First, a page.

Common Misconceptions About Homeland Plotting
- 2 pages
- For Official Use Only
- November 28, 2012
(U//FOUO) A facilitated brainstorming session was convened to identify and examine the most common misconceptions about conventional Homeland plotting. These misconceptions stemmed from inquiries received from Federal, state, local, tribal, and private-sector consumers and from articles published by outside experts and in the media. Analysts identified the following six misconceptions as the most common and compared them with current analytic lines.
(U//FOUO) Watchlists prevent entry into and exit from the US.
(U//FOUO) This misconception derives from inquiries frequently received from Federal, state, local, and private-sector partners. These inquiries often included requests for information about why or how watchlisted individuals gain entry into or exit from the US.
(U//FOUO) Placing individuals on US watchlists alerts border security officials that information possibly linking them to terrorism exists. Decisions about their admission to the US are related to the underlying information that prompted their watch listing. If the derogatory information is sufficient, non-US persons will be denied entry, and US persons planning air travel to the US can be denied boarding but not entry via another mode of transportation. Individuals seeking to exit the US cannot be prevented from leaving, with the exception of those whose names are on the TSA No Fly list and are attempting to travel by air.
(U//FOUO) Terrorist groups are working with criminals and drug-trafficking organizations (DTOs) to cross the US-Mexico border.
(U//FOUO) This misconception derives largely from statements made in 2011 by numerous media sources that terrorist groups such as al-Qa ‘ida could use DTOs to smuggle operatives into the US.
(U//FOUO) There is no credible reporting to suggest terrorist groups are working with DTOs to travel across the US-Mexico border.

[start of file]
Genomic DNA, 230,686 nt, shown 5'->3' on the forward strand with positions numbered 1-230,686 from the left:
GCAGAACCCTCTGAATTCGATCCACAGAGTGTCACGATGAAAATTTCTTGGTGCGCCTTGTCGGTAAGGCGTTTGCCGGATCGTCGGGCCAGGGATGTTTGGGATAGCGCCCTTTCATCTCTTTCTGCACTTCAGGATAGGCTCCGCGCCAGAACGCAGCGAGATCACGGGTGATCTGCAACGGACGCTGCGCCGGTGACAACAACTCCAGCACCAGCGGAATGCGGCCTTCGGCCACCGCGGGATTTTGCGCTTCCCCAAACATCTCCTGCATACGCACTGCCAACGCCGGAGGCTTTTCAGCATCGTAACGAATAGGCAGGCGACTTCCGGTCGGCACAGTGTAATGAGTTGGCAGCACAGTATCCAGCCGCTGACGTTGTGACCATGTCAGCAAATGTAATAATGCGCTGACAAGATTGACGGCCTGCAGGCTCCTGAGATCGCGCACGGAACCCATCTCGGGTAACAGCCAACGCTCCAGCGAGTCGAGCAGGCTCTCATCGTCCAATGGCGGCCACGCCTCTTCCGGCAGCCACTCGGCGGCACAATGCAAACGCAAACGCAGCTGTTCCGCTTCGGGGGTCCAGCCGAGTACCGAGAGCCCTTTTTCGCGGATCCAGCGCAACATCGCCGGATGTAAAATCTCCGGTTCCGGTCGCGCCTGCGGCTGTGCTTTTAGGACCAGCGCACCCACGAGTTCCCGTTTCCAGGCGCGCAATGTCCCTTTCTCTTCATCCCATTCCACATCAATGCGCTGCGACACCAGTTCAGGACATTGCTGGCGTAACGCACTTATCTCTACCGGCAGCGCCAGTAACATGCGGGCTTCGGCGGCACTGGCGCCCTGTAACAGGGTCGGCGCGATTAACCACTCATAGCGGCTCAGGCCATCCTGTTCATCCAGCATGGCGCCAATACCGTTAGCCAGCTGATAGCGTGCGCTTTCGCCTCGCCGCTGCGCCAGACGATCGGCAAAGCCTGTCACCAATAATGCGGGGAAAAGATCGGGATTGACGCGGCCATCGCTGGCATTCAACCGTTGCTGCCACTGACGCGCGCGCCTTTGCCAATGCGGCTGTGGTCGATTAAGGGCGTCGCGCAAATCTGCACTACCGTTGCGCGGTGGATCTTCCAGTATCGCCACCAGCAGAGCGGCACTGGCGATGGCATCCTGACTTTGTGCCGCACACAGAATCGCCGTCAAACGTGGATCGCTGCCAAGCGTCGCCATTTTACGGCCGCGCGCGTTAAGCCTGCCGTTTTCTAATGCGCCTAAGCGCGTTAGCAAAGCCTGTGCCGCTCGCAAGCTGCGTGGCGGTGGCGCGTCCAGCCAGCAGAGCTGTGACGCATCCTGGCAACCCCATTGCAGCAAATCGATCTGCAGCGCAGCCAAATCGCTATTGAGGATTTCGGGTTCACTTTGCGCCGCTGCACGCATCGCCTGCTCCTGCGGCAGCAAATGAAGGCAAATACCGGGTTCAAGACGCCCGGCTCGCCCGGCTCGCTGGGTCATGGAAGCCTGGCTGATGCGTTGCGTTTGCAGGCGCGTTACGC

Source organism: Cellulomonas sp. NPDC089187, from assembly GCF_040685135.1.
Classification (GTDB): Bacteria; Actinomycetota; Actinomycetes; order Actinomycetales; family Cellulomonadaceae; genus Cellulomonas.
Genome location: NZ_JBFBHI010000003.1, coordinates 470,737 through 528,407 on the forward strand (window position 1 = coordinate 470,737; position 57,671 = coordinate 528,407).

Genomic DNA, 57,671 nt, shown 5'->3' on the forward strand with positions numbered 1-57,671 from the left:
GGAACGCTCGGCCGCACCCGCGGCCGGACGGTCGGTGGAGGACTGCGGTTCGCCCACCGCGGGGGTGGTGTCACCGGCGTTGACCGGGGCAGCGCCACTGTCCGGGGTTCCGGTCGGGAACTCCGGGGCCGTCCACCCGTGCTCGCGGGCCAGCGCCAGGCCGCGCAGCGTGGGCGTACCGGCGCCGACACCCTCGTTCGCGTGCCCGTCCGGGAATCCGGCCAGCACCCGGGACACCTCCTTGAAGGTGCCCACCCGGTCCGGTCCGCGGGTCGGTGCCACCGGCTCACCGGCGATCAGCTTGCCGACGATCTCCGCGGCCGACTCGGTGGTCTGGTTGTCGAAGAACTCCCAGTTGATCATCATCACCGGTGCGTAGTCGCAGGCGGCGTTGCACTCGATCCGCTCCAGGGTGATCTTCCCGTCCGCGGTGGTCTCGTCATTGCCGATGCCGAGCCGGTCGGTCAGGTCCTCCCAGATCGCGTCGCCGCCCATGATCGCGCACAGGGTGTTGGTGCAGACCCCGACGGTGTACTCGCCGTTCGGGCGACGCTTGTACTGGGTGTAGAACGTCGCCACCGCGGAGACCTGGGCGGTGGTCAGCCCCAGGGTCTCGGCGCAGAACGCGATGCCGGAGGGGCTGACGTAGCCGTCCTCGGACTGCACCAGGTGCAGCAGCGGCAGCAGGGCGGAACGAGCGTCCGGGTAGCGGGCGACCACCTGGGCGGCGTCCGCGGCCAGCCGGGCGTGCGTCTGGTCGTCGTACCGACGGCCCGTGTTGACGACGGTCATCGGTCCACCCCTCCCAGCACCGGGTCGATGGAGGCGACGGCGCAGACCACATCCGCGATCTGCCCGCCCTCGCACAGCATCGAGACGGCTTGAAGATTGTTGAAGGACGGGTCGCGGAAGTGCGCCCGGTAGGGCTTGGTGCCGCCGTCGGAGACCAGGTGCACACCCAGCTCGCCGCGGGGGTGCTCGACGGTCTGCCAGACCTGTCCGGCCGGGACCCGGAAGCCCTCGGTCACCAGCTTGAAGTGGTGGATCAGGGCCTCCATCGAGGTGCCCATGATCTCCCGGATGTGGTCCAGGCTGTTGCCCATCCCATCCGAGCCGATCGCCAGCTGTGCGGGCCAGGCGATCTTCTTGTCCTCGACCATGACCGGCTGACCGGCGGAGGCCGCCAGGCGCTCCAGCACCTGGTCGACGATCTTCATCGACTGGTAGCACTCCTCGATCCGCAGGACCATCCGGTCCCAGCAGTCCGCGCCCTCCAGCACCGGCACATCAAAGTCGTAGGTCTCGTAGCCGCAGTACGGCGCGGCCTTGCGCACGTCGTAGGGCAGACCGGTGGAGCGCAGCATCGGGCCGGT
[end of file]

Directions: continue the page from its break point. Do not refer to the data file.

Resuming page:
(U//FOUO) Improvised explosives precursors are difficult to legally acquire in the US without raising suspicion.
(U//FOUO) Open-source reporting and unclassified government assessments that highlight regulations and law enforcement “tripwires ” designed to prevent the acquisition of explosives precursor material give an incomplete depiction of the availability of explosive material.
(U//FOUO) Many precursors used to construct IEDs are widely and legally available in sufficient quantities through a variety of sources because their legitimate uses hinder regulation, allowing extremists to obtain suitable amounts without attracting attention.
(U//FOUO) Training will yield successful terrorist operations.
(U//FOUO) Public discussion that extremists have traveled overseas to train in terrorist camps or are accessing online training resources frequently overlooks the correlation between the quality of the training (and other factors) and operational success.
(U//FOUO) The relationship between training in attack planning and operational success- in which the majority or all objectives are achieved- is not strong.
(U//FOUO) Terrorists are focused on attacking only major US cities.
(U//FOUO) Open-source reporting and perceptions of past terrorist attacks have instilled in some Federal partners an impression that terrorist groups, such as al-Qa ‘ida, and homegrown violent extremists are targeting only specific major US cities.
(U//FOUO) Terrorist groups and individual extremists historically have focused on significant or symbolic targets in various locations, often in or around urbanized areas,b and have not restricted targeting to only specific major US cities.
(U//FOUO) The terror is planning cycle is uniform and relatively long.
(U//FOUO) Open-source reporting, private think-tank reports, and government assessments highlighting key indicators of a terrorist attack give the impression that a planned attack will require a predetermined period of time and sequential steps prior to execution with corresponding detectable indicators.
(U//FOUO) Attack planning and preparation generally proceed through several stages, although the details, sequencing, and timing can vary greatly and can change as operational circumstances evolve.